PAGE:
It is well established in law that it is indirectly discriminatory to exclude workers from a pension scheme because they work part-time. The Court of Appeal has now said in Copple and ors v Littlewoods plc and ors that part-time women employees who would not have exercised the choice to join were not entitled to retrospective membership of the scheme because they had not lost anything.
Hundreds of women employees, who had been denied the right to join Littlewoods’ pension scheme between 1976 and 1995 because they worked part-time, claimed a breach of equal pay law. The company conceded that during the time they were not allowed to join the scheme, they were the subject of indirect discrimination which could not be justified.
However, having opened it up to part-timers, the company refused to give retrospective pension rights for the “closed periods” to anyone who did not join within three months of being eligible to do so.
Instead, it took the view that if a woman had failed to join within that three-month window, it would assume that she would not have joined it earlier even if eligible. As the woman had suffered no loss, she was not entitled to a remedy (known as the opt-out principle).
The part-timers claimed this denied them an effective remedy and was incompatible with EU law. They asked the Tribunal for a declaration recognising their right to be admitted to the pension scheme, whether they would have chosen to join or not.
Tribunal and EAT decisions
The Tribunal rejected their arguments, saying that since the women who had opted out had not suffered a detriment, the equality principle had not been breached.
It also refused to make a retrospective declaration of entitlement, as this would put the claimants in a better position than male full-timers who had chosen not to join once they were eligible to do so.
As to whether they fell into the category of opt-out workers, it found that some of the women would have joined the pension scheme, had they had the chance to do so. In the other cases, it found that they would not and therefore were not entitled to a declaration.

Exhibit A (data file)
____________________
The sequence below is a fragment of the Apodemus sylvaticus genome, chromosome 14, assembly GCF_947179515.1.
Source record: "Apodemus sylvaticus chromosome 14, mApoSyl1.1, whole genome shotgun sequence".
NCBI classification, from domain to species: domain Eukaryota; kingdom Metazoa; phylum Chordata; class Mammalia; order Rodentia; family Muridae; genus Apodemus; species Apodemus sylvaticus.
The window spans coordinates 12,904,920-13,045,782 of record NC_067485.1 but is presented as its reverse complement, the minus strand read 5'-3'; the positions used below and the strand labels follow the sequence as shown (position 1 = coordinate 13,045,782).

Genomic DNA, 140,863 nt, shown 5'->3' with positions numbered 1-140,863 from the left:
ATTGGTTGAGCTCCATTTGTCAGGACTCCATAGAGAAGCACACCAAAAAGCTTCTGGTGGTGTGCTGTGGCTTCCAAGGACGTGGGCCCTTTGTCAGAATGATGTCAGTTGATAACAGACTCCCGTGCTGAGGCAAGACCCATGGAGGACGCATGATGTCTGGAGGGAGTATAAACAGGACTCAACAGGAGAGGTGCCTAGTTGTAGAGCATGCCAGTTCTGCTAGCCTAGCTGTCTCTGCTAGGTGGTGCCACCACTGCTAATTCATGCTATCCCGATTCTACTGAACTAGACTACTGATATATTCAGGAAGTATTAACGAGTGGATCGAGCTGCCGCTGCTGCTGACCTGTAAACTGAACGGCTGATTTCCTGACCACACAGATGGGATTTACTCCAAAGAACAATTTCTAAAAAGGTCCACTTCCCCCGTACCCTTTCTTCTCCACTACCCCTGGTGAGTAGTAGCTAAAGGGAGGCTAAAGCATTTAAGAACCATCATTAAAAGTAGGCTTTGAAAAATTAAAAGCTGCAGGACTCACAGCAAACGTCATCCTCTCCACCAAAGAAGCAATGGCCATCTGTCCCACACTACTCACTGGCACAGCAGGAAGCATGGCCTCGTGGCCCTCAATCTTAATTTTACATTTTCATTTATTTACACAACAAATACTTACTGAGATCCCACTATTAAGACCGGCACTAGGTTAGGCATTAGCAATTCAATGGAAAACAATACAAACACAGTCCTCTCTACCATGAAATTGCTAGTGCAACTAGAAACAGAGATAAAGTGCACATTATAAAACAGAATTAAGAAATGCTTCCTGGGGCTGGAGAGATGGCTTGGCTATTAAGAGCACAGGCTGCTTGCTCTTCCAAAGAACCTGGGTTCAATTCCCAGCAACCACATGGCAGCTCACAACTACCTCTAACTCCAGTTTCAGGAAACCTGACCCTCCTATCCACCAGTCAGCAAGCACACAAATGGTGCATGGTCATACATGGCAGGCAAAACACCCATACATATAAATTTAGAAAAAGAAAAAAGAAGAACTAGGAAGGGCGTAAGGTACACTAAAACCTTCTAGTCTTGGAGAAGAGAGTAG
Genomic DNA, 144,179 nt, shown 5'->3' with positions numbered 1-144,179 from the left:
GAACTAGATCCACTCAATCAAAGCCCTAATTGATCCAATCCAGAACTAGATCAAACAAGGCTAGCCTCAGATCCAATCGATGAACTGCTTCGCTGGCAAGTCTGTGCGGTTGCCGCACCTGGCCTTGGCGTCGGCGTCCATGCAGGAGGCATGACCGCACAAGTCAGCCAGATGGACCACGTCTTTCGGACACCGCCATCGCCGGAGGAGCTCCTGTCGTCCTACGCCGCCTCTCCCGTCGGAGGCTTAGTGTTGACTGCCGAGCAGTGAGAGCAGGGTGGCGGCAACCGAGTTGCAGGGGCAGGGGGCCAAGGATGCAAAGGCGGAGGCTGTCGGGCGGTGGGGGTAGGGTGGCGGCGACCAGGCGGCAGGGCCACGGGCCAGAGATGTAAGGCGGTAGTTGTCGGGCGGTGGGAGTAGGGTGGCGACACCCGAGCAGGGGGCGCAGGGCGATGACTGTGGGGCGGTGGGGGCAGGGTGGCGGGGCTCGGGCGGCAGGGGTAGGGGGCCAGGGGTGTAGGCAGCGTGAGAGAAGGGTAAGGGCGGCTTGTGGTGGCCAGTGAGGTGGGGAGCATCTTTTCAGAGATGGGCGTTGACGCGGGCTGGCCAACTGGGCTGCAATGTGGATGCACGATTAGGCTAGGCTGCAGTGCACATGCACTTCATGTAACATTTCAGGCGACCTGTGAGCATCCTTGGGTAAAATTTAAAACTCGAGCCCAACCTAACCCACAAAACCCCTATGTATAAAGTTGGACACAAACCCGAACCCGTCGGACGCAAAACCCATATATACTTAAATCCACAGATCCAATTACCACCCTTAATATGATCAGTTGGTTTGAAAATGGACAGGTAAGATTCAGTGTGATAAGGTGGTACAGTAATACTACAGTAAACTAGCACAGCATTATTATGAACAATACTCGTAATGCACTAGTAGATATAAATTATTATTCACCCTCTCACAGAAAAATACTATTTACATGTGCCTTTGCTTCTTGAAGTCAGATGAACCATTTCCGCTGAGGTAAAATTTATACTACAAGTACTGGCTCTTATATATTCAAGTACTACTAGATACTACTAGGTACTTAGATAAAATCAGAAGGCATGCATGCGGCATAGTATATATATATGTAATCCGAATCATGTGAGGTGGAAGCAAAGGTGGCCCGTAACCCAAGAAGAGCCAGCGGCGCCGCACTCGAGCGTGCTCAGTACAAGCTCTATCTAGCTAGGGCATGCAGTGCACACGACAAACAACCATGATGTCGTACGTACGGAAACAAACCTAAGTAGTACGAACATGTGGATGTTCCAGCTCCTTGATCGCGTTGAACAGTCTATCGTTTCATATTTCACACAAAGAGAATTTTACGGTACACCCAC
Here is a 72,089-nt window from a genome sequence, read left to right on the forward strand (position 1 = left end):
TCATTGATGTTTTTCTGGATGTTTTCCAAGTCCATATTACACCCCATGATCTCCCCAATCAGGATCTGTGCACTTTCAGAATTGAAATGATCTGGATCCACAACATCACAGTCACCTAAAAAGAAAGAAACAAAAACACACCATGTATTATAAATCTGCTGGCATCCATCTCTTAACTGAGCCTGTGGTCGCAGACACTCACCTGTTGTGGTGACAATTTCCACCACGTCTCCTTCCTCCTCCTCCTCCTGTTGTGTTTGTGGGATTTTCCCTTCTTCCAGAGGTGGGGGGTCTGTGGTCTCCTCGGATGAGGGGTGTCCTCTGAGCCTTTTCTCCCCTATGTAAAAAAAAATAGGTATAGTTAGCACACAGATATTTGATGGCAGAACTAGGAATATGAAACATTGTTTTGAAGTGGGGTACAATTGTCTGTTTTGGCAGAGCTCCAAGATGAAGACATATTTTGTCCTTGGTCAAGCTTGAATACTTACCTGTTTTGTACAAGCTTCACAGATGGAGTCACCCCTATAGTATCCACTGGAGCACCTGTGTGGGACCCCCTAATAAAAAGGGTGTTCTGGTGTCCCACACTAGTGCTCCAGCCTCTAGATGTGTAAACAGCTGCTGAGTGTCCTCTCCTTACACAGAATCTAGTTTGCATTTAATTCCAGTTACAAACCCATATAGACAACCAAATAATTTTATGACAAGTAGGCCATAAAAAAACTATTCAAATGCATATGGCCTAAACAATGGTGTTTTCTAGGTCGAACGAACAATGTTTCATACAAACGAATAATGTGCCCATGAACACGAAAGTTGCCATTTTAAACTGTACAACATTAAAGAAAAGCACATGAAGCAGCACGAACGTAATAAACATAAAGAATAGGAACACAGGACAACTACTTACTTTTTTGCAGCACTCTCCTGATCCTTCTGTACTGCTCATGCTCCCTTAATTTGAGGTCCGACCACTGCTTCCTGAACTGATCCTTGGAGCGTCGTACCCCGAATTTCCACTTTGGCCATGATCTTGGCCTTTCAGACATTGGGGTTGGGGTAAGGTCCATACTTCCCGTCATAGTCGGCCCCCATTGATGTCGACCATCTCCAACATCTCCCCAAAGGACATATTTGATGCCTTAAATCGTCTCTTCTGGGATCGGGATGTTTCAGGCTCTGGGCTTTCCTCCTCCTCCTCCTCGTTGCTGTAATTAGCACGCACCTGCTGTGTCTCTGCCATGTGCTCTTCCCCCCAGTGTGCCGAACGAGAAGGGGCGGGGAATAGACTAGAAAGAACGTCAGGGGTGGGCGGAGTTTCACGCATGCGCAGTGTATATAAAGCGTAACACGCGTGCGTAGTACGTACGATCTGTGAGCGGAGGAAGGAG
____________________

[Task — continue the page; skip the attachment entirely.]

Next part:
The EAT held that the opt-out principle was wholly compatible with EU law and agreed that, in the circumstances, it was not appropriate to grant the remedy of a declaration of entitlement to someone who had not suffered a loss.
Court of Appeal decision
The Court said that there had been a breach of the equality clause as the women had been denied the right to choose whether to join the scheme, even though they had not suffered a loss. The loss of the right to choose was, in itself, a detriment.
However, although it had been breached, those women who could not establish that they would have chosen to join the scheme were not entitled to a declaration of entitlement to retrospective membership of the scheme because they had not lost anything.
The Court also held that the opt-out principle was compatible with EU law. The equality clause removed the barrier preventing them from joining the scheme and was an effective remedy. However, conferring the right to access did not oblige them to join the scheme.
Nor did it give them the right to join with retrospective effect as that would be disproportionate to their loss and would put them in a better position than full-timers, except for a “relatively short period” when the scheme was open to them but before they decided to join.
It is unlikely that this will have wider implications outside the part-time pension litigation. It is relatively uncontroversial. Equal pay and sex discrimination law cannot put the claimant in a better position than she would have been in, had she had the rights from the start. There is no provision for compensation for non-financial loss or penalty damages.